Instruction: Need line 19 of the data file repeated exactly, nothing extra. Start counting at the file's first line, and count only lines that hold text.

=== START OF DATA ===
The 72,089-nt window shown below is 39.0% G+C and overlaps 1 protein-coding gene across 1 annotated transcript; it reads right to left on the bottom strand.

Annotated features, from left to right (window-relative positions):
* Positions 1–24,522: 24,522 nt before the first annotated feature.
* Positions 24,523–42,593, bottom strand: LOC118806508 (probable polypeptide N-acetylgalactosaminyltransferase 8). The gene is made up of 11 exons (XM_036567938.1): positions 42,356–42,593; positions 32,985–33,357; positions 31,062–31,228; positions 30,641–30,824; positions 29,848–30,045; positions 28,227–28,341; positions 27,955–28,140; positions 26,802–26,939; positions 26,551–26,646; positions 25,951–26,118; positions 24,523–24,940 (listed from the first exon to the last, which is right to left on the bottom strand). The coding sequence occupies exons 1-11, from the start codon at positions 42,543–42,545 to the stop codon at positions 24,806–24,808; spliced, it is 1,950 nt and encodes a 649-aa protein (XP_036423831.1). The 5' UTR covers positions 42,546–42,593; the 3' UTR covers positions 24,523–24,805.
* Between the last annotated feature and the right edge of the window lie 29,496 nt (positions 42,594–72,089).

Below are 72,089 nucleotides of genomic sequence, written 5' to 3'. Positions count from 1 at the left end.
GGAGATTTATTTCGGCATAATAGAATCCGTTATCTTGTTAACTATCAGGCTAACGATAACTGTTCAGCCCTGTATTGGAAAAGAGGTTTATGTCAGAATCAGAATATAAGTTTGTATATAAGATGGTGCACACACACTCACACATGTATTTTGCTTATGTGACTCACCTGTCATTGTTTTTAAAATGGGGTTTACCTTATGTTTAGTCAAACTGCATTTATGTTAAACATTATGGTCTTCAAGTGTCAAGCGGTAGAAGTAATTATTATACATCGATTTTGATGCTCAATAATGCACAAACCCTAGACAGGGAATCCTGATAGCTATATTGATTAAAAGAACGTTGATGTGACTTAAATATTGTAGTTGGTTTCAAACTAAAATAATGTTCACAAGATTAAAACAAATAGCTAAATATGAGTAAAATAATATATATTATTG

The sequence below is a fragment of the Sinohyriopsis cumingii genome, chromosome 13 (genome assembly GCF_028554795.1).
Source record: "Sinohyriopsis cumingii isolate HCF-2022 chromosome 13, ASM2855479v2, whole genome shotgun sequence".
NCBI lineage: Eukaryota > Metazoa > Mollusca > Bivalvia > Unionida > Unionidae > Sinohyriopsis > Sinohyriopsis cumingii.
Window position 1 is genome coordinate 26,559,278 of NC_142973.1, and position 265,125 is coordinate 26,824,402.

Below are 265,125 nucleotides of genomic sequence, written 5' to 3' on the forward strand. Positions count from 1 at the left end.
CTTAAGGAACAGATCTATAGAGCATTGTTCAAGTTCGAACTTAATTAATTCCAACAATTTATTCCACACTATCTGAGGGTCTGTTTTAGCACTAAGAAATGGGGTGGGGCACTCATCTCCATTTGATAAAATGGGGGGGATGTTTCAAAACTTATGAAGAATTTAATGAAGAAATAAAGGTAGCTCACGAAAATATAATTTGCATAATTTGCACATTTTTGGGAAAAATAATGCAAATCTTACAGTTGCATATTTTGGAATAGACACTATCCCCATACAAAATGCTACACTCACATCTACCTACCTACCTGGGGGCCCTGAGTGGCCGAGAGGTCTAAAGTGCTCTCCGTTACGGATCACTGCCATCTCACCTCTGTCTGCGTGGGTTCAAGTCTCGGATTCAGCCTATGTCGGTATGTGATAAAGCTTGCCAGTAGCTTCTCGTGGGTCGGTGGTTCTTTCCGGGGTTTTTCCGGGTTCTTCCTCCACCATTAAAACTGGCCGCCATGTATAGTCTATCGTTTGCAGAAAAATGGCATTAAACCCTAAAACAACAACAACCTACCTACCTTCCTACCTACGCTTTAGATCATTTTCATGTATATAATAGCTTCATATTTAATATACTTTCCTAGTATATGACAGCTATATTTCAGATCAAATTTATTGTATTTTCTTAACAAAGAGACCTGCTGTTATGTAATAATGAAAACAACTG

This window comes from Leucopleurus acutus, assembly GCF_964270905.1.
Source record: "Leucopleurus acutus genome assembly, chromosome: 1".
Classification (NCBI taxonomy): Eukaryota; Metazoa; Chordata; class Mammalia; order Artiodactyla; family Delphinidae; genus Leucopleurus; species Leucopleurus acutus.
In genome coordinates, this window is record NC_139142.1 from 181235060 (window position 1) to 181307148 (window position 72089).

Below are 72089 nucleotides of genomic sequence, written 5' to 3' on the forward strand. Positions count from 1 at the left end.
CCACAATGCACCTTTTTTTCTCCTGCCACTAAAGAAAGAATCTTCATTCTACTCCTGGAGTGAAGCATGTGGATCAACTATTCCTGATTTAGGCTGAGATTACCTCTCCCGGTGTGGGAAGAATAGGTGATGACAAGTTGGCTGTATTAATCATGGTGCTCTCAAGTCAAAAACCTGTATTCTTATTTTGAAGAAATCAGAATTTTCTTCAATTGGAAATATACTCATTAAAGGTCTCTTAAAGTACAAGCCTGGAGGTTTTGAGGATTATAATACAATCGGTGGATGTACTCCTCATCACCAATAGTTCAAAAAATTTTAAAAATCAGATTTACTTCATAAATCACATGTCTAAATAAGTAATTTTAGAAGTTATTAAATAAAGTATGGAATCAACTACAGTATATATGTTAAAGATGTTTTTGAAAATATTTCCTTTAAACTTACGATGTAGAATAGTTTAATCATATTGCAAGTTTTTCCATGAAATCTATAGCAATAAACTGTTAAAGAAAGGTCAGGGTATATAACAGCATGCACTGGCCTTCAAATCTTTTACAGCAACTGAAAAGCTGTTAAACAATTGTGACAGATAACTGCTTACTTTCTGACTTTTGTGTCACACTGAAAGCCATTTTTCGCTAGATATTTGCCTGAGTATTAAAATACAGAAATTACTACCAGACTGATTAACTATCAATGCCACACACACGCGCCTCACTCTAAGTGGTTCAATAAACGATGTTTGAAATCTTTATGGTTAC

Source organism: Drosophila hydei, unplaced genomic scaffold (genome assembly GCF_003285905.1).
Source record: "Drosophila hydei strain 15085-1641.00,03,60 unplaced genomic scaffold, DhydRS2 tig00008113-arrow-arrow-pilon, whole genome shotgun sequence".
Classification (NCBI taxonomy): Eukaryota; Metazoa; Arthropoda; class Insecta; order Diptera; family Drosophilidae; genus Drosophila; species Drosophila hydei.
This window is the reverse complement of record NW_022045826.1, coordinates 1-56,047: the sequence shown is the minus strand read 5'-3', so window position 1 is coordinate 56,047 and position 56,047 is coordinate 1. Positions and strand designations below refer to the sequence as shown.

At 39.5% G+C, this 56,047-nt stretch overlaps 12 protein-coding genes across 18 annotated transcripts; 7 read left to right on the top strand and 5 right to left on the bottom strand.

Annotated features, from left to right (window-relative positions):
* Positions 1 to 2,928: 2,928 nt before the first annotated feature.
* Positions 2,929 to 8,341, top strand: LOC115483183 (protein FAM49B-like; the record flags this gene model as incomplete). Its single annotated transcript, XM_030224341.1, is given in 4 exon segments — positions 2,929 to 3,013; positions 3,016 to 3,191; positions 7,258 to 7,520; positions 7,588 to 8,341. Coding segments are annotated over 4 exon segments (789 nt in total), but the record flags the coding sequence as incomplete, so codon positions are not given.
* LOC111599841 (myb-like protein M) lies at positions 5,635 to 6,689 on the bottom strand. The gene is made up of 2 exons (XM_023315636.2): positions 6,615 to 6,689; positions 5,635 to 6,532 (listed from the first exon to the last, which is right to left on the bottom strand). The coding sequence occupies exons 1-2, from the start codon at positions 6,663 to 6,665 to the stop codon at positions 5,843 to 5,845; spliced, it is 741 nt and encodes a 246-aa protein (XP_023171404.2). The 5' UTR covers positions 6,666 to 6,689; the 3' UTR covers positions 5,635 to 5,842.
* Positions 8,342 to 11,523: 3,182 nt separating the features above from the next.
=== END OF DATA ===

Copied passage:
CCACAATGCACCTTTTTTTCTCCTGCCACTAAAGAAAGAATCTTCATTCTACTCCTGGAGTGAAGCATGTGGATCAACTATTCCTGATTTAGGCTGAGATTACCTCTCCCGGTGTGGGAAGAATAGGTGATGACAAGTTGGCTGTATTAATCATGGTGCTCTCAAGTCAAAAACCTGTATTCTTATTTTGAAGAAATCAGAATTTTCTTCAATTGGAAATATACTCATTAAAGGTCTCTTAAAGTACAAGCCTGGAGGTTTTGAGGATTATAATACAATCGGTGGATGTACTCCTCATCACCAATAGTTCAAAAAATTTTAAAAATCAGATTTACTTCATAAATCACATGTCTAAATAAGTAATTTTAGAAGTTATTAAATAAAGTATGGAATCAACTACAGTATATATGTTAAAGATGTTTTTGAAAATATTTCCTTTAAACTTACGATGTAGAATAGTTTAATCATATTGCAAGTTTTTCCATGAAATCTATAGCAATAAACTGTTAAAGAAAGGTCAGGGTATATAACAGCATGCACTGGCCTTCAAATCTTTTACAGCAACTGAAAAGCTGTTAAACAATTGTGACAGATAACTGCTTACTTTCTGACTTTTGTGTCACACTGAAAGCCATTTTTCGCTAGATATTTGCCTGAGTATTAAAATACAGAAATTACTACCAGACTGATTAACTATCAATGCCACACACACGCGCCTCACTCTAAGTGGTTCAATAAACGATGTTTGAAATCTTTATGGTTAC